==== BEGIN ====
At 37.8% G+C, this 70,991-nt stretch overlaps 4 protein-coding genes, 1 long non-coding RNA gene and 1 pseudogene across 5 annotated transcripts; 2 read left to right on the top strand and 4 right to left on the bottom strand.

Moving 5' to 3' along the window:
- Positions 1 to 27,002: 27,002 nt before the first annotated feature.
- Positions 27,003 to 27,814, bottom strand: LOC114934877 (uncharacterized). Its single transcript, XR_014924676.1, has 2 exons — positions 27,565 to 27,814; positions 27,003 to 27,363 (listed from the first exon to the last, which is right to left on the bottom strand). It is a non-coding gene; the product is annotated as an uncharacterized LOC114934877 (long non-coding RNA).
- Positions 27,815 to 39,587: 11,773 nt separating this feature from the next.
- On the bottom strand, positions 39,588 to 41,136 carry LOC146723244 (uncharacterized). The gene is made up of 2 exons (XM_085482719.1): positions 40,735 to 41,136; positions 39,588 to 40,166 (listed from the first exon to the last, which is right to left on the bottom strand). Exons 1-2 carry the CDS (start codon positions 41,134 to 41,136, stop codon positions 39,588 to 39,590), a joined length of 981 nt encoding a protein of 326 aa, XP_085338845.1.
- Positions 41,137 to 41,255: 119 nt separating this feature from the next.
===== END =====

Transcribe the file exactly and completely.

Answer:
At 37.8% G+C, this 70,991-nt stretch overlaps 4 protein-coding genes, 1 long non-coding RNA gene and 1 pseudogene across 5 annotated transcripts; 2 read left to right on the top strand and 4 right to left on the bottom strand.

Moving 5' to 3' along the window:
- Positions 1 to 27,002: 27,002 nt before the first annotated feature.
- Positions 27,003 to 27,814, bottom strand: LOC114934877 (uncharacterized). Its single transcript, XR_014924676.1, has 2 exons — positions 27,565 to 27,814; positions 27,003 to 27,363 (listed from the first exon to the last, which is right to left on the bottom strand). It is a non-coding gene; the product is annotated as an uncharacterized LOC114934877 (long non-coding RNA).
- Positions 27,815 to 39,587: 11,773 nt separating this feature from the next.
- On the bottom strand, positions 39,588 to 41,136 carry LOC146723244 (uncharacterized). The gene is made up of 2 exons (XM_085482719.1): positions 40,735 to 41,136; positions 39,588 to 40,166 (listed from the first exon to the last, which is right to left on the bottom strand). Exons 1-2 carry the CDS (start codon positions 41,134 to 41,136, stop codon positions 39,588 to 39,590), a joined length of 981 nt encoding a protein of 326 aa, XP_085338845.1.
- Positions 41,137 to 41,255: 119 nt separating this feature from the next.